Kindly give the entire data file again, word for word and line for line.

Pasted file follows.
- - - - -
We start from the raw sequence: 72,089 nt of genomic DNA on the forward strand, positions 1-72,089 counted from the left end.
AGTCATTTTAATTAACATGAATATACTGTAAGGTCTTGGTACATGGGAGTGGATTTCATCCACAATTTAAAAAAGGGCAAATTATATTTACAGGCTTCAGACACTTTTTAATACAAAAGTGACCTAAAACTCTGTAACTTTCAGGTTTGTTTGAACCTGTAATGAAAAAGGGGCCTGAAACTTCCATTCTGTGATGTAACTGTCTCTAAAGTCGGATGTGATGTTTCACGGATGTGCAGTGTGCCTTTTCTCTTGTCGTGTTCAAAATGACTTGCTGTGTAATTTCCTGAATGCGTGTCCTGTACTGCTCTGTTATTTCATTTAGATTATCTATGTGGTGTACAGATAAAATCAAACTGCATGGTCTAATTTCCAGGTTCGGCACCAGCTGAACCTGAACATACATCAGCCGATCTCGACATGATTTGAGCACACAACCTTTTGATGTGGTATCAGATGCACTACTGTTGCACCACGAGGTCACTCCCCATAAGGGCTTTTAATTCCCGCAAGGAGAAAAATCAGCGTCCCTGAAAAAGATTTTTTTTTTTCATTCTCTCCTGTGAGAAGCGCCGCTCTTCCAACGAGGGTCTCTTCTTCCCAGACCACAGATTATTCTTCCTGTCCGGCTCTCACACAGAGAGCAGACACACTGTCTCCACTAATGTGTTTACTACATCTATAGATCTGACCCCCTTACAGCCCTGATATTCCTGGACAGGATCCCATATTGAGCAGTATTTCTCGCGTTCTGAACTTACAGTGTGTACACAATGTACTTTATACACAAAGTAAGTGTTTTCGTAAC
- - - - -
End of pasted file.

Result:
We start from the raw sequence: 72,089 nt of genomic DNA on the forward strand, positions 1-72,089 counted from the left end.
AGTCATTTTAATTAACATGAATATACTGTAAGGTCTTGGTACATGGGAGTGGATTTCATCCACAATTTAAAAAAGGGCAAATTATATTTACAGGCTTCAGACACTTTTTAATACAAAAGTGACCTAAAACTCTGTAACTTTCAGGTTTGTTTGAACCTGTAATGAAAAAGGGGCCTGAAACTTCCATTCTGTGATGTAACTGTCTCTAAAGTCGGATGTGATGTTTCACGGATGTGCAGTGTGCCTTTTCTCTTGTCGTGTTCAAAATGACTTGCTGTGTAATTTCCTGAATGCGTGTCCTGTACTGCTCTGTTATTTCATTTAGATTATCTATGTGGTGTACAGATAAAATCAAACTGCATGGTCTAATTTCCAGGTTCGGCACCAGCTGAACCTGAACATACATCAGCCGATCTCGACATGATTTGAGCACACAACCTTTTGATGTGGTATCAGATGCACTACTGTTGCACCACGAGGTCACTCCCCATAAGGGCTTTTAATTCCCGCAAGGAGAAAAATCAGCGTCCCTGAAAAAGATTTTTTTTTTTCATTCTCTCCTGTGAGAAGCGCCGCTCTTCCAACGAGGGTCTCTTCTTCCCAGACCACAGATTATTCTTCCTGTCCGGCTCTCACACAGAGAGCAGACACACTGTCTCCACTAATGTGTTTACTACATCTATAGATCTGACCCCCTTACAGCCCTGATATTCCTGGACAGGATCCCATATTGAGCAGTATTTCTCGCGTTCTGAACTTACAGTGTGTACACAATGTACTTTATACACAAAGTAAGTGTTTTCGTAAC